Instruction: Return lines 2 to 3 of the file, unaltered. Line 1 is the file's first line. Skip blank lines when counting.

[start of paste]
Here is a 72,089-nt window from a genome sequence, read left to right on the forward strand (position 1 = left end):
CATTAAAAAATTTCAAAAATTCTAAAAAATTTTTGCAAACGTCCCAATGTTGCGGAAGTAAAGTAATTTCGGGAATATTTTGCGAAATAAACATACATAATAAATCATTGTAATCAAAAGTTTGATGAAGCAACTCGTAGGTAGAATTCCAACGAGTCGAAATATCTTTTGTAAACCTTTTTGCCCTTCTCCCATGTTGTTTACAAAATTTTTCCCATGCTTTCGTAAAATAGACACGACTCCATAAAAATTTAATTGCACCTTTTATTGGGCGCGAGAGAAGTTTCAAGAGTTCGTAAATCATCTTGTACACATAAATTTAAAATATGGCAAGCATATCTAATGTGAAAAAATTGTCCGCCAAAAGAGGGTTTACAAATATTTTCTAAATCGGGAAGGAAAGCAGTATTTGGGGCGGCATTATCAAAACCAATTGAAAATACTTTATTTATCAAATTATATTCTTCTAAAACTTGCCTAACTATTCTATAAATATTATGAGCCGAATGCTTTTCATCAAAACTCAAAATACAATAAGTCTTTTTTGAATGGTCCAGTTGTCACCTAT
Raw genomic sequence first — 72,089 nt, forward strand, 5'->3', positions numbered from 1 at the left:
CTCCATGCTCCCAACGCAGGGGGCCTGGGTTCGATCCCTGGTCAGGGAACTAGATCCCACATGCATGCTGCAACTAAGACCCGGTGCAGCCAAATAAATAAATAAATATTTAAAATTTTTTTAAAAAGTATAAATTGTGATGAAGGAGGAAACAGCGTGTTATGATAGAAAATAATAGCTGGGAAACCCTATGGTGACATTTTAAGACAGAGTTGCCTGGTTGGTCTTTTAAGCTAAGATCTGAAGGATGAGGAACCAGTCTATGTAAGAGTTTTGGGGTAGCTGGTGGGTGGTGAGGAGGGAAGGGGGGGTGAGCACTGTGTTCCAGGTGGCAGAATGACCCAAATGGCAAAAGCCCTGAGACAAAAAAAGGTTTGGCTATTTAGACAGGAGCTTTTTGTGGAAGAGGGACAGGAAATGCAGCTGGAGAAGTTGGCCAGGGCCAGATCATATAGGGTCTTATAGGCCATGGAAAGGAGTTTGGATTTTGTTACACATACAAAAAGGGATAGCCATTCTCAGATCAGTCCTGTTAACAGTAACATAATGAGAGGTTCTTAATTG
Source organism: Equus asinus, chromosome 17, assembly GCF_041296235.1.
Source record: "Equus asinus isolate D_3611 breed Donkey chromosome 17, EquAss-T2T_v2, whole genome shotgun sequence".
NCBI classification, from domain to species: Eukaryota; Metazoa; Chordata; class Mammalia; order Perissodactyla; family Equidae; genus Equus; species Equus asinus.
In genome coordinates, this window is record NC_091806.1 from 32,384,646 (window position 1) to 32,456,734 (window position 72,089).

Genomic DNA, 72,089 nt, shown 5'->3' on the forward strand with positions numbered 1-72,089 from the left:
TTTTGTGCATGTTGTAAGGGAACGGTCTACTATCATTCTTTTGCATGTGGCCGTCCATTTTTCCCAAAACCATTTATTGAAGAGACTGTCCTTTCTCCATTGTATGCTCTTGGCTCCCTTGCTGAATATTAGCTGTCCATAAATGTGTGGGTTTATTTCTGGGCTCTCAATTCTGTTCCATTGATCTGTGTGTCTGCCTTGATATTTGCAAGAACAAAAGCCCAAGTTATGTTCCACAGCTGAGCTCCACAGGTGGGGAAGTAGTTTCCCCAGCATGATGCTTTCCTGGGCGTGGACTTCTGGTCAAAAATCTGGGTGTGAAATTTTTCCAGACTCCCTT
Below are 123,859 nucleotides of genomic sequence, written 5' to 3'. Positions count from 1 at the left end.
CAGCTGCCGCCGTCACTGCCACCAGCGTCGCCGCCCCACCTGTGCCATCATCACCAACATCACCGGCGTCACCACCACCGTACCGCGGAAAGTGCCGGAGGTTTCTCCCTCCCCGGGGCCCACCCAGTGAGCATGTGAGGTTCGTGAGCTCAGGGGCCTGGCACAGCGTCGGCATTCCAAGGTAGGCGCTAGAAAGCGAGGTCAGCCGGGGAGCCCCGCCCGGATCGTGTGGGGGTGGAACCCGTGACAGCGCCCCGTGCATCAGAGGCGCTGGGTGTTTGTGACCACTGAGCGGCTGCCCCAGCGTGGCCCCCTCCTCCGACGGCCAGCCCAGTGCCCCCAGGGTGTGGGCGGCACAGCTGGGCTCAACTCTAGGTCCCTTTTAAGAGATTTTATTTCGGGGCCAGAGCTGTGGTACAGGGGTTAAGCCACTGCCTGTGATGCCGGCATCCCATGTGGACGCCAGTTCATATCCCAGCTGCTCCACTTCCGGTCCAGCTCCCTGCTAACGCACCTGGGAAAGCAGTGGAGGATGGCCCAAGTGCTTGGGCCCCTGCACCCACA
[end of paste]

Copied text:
CATTAAAAAATTTCAAAAATTCTAAAAAATTTTTGCAAACGTCCCAATGTTGCGGAAGTAAAGTAATTTCGGGAATATTTTGCGAAATAAACATACATAATAAATCATTGTAATCAAAAGTTTGATGAAGCAACTCGTAGGTAGAATTCCAACGAGTCGAAATATCTTTTGTAAACCTTTTTGCCCTTCTCCCATGTTGTTTACAAAATTTTTCCCATGCTTTCGTAAAATAGACACGACTCCATAAAAATTTAATTGCACCTTTTATTGGGCGCGAGAGAAGTTTCAAGAGTTCGTAAATCATCTTGTACACATAAATTTAAAATATGGCAAGCATATCTAATGTGAAAAAATTGTCCGCCAAAAGAGGGTTTACAAATATTTTCTAAATCGGGAAGGAAAGCAGTATTTGGGGCGGCATTATCAAAACCAATTGAAAATACTTTATTTATCAAATTATATTCTTCTAAAACTTGCCTAACTATTCTATAAATATTATGAGCCGAATGCTTTTCATCAAAACTCAAAATACAATAAGTCTTTTTTGAATGGTCCAGTTGTCACCTAT
Raw genomic sequence first — 72,089 nt, forward strand, 5'->3', positions numbered from 1 at the left: